On April 3, 2014, the United States International Trade Commission affirmed that the importation of digital data via electronic transmission can constitute “importation” of a patent-infringing product in violation of Section 337 of the Tariff Act. In addition, the Commission issued a cease-and-desist order without an accompanying exclusion order.
The Commission instituted Certain Digital Models, Digital Data, and Treatment Plans for Use, in Making Incremental Dental Positioning Adjustment Appliances, the Appliances Made Therefrom, and Methods of Making the Same, Inv. No. 337-TA-833 (“Digital Models”) on April 5, 2012 based on a complaint filed by Align Technology who makes InvisAlign clear dental positioning appliances. The respondents, ClearCorrect US and ClearCorrect Pakistan, allegedly gather dental information from patients in the U.S., send that information to Pakistan for processing, then send the information back to the U.S. to manufacture customized appliances for the patient. The Complainant alleged that this infringed its patented method.
The Administrative Law Judge made three important findings in his initial determination: (1) the direct infringement required for showing contributory infringement does not need to occur entirely in the United States, (2) electronic transmissions are an “importation” under Section 337, and (3) the Commission may issue a cease and desist order directed to electronic transmission even if it doesn’t issue a limited exclusion order. The ALJ relied on the Commission’s long-standing precedent that because Customs cannot enforce exclusion orders against electronic transmission, the appropriate remedy is a cease- and-desist order. See Certain Hardware Logic Emulation Systems and Components Thereof, Inv. No. 337- TA-833, Commission Opinion at 20, 26-29 (March 31, 1998). However, the ALJ also recommended that the Commission issue a cease-and-desist order without an accompanying exclusion order - an approach allowed by 19 U.S.C. § 1337(f)(1) but which the Commission has rarely exercised, if ever.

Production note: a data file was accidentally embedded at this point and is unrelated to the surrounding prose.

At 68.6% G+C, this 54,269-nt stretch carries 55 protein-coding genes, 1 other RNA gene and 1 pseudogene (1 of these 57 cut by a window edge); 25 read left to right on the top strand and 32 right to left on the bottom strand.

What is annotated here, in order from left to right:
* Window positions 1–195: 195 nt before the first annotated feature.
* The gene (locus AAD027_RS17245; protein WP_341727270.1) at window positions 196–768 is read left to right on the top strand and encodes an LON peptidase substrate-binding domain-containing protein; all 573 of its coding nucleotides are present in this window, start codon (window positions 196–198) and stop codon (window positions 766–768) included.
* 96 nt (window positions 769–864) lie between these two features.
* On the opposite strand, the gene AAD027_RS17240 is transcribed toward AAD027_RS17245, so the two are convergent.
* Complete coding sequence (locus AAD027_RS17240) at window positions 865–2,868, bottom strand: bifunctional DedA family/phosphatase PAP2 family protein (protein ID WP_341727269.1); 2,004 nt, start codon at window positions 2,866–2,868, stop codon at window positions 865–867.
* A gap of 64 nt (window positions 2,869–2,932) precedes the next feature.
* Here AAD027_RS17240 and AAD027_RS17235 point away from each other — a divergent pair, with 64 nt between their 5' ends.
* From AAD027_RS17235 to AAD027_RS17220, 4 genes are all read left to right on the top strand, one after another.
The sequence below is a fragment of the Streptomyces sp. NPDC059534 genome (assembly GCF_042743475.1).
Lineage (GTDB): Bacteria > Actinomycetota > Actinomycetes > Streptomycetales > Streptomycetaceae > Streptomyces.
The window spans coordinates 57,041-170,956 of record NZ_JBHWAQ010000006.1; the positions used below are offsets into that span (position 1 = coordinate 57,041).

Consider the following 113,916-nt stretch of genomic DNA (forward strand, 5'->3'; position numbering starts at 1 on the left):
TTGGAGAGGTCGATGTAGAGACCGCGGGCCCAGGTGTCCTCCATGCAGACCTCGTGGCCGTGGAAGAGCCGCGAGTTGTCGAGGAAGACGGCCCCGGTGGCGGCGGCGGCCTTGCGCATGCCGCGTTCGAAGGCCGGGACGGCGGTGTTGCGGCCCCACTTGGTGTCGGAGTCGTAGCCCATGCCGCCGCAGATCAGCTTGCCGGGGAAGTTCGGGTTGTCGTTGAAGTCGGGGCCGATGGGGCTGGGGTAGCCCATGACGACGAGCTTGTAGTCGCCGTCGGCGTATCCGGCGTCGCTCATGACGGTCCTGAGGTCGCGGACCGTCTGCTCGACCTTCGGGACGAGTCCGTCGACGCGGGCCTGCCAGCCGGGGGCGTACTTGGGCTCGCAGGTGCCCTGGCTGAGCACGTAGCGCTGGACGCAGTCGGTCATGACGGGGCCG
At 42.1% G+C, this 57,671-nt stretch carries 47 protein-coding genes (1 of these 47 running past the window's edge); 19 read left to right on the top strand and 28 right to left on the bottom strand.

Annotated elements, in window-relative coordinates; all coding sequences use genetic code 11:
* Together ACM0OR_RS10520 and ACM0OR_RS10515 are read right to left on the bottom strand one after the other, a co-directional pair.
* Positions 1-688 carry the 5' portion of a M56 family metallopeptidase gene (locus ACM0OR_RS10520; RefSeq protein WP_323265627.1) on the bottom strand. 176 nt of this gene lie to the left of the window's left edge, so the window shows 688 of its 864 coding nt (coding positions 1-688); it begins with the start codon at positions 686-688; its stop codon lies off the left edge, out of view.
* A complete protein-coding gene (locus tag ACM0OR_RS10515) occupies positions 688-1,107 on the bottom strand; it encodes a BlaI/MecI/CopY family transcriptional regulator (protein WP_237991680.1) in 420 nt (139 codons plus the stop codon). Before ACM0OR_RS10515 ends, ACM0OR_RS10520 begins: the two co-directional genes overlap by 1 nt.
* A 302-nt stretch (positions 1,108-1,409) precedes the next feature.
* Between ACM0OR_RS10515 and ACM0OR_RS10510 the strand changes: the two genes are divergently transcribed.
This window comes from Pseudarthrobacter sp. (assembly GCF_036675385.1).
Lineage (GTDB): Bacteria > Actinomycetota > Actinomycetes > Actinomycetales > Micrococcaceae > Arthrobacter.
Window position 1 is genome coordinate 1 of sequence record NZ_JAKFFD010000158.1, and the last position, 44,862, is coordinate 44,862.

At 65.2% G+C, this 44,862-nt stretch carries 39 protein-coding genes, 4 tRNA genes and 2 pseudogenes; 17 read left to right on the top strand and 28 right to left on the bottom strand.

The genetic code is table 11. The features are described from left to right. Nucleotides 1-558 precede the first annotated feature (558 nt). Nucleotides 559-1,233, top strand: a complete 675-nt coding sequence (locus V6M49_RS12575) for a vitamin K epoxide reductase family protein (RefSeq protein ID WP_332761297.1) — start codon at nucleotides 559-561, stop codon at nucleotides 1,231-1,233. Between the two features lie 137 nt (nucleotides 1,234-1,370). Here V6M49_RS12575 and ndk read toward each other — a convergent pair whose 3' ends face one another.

After extending the deadline to review, the Commission decided to review the ID in its entirety, and it specifically requested briefing regarding whether electronic transmissions are “articles” that can constitute an “importation” under Section 337. See Notice, July 25, 2013. After extending the target date twice, the Commission then requested additional briefing regarding (1) the importance to the importation analysis of an electronic transmission’s contents being representative of a physical “article,”
(2) whether computer data can be “processed” under Section 337(a)(1)(B)(ii), and (3) whether electronic transmissions can be “a material” under 35 U.S.C. § 271(c). See Notice, Jan. 17, 2014. On March 21, 2014, the Commission extended the target date yet again to Thursday, April 3, 2014.
The Commission issued a Notice on April 3, 2014, affirming the ALJ’s finding of a violation based on the importation of digital data via electronic transmission and issuing a cease-and-desist order against the respondents. In coming weeks the Commission will release the public version of its opinion which will provide the rationale for its decision, as well as the separate opinion of Commissioner Johanson who dissented from the decision.